Egypt shakes up police top brass amid struggle with militant attacks

CAIRO (AFP) - Egypt's new Interior Minister Magdy Abdel Ghaffar has made major changes to his senior police command, a ministry statement said late Friday, as security forces struggle with ongoing Islamist militant attacks.

Abdel Ghaffar was appointed on Thursday after his predecessor, Mohamed Ibrahim, who spearheaded a deadly police crackdown against supporters of ousted president Mohamed Mursi, was removed in a cabinet reshuffle.

The minister appointed 25 new commanders to head various top security posts in a major shake-up.

The changes include appointing aides for national security and security in the Sinai Peninsula, where a growing Islamist insurgency has killed scores of policemen and soldiers.

Police commanders in several governorates and cities including Cairo were also changed.

Egypt has been struggling to crush militant attacks that have been on the rise since Mursi's removal in 2013.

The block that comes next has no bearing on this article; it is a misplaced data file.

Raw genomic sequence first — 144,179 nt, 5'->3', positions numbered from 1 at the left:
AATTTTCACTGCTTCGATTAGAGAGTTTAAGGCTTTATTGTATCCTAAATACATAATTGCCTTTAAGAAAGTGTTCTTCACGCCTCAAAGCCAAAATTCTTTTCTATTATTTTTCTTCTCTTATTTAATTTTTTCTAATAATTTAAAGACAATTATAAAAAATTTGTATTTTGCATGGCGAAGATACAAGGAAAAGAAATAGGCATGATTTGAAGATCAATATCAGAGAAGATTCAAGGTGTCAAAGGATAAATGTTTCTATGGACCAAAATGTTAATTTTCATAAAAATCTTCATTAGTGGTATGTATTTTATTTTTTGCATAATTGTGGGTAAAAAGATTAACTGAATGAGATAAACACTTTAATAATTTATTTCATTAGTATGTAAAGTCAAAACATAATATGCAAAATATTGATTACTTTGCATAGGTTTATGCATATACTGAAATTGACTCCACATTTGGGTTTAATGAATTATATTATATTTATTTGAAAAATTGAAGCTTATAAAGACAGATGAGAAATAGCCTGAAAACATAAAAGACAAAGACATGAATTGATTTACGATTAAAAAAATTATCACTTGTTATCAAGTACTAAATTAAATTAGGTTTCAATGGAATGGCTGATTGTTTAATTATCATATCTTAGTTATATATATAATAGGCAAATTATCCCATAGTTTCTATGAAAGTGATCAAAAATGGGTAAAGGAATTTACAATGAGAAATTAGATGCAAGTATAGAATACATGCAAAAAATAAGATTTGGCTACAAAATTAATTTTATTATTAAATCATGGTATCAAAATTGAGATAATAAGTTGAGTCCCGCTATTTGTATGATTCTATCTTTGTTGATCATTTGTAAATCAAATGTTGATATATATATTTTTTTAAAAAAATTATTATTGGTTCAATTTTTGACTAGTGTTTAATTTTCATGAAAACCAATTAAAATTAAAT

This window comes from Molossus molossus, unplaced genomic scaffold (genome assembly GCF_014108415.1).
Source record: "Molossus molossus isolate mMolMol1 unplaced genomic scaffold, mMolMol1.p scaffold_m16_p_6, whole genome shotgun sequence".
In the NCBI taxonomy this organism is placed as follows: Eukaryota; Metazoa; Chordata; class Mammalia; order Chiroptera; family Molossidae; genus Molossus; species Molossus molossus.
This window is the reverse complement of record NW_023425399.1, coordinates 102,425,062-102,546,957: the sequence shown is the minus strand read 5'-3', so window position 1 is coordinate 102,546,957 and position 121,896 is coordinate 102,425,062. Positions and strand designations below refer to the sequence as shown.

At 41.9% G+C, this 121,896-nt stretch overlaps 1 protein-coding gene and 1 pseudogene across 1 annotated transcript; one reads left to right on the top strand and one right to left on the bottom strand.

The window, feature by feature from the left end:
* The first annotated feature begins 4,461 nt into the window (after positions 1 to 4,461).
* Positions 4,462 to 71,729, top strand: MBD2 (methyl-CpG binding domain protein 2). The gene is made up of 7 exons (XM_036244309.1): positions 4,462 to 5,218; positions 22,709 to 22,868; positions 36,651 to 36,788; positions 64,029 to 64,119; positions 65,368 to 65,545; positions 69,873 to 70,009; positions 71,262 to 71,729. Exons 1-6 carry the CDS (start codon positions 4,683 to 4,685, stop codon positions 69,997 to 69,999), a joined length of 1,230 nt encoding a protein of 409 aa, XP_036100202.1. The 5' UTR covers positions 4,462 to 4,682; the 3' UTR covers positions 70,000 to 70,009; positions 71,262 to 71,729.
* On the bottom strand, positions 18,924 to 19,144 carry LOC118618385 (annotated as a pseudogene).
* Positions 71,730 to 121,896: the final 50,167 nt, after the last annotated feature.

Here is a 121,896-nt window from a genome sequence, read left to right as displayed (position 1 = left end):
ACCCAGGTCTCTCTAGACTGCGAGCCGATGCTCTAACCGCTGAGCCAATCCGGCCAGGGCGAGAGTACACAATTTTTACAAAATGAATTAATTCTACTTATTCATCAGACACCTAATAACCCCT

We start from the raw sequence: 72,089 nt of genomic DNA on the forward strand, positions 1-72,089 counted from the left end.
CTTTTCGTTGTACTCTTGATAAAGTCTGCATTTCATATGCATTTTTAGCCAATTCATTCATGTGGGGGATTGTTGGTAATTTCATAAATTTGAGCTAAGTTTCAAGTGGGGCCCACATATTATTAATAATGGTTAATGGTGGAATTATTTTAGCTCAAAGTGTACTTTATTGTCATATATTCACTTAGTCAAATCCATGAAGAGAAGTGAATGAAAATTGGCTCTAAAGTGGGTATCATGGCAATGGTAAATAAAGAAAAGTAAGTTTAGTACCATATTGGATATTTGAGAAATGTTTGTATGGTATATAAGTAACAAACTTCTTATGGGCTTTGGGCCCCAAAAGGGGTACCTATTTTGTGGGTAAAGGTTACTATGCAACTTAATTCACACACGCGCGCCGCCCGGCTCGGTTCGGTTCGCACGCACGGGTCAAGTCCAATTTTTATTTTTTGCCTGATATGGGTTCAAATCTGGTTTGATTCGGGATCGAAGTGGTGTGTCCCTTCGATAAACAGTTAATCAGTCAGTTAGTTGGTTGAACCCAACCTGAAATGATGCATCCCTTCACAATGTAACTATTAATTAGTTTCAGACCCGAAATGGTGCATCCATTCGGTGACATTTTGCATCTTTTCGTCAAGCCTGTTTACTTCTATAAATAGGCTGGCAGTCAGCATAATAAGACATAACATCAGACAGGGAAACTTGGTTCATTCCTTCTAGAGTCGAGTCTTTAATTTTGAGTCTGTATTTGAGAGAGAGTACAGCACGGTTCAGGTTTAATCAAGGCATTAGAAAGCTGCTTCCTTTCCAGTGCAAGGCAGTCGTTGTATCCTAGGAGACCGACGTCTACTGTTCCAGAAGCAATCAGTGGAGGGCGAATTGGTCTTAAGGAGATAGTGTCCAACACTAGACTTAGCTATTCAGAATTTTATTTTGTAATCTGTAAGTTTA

One person was killed and 11 others wounded in a bomb attack late Friday outside a mobile phone shop and a bank in the textile hub of Mahallah, north of Cairo.

Several explosive devices have been set off near phone shops in Cairo recently, although they have been rudimentary.

The deadliest attacks have been in the Sinai Peninsula where Ansar Beit al-Maqdis, the Egyptian affiliate of the Islamic State in Iraq and Syria (ISIS) group, is spearheading an insurgency against the security forces.

Militant groups say their attacks are in retaliation to a government crackdown against Morsi supporters that has left hundreds dead.

Ibrahim, who led the police crackdown against Mursi supporters, was removed amid mounting criticism over the failure to prevent militant attacks.

After Mursi's ouster, Egypt's once-hated police force was largely rehabilitated in the eyes of the public.

But it faced renewed flak in January when a female demonstrator was killed in clashes with police during a rare leftwing demonstration in Cairo on the eve of the fourth anniversary of the revolt against former president Hosni Mubarak.

Shaima al-Sabbagh died of birdshot wounds, and fellow demonstrators said she was hit when police fired to disperse a march. Prosecutors are investigating the case.

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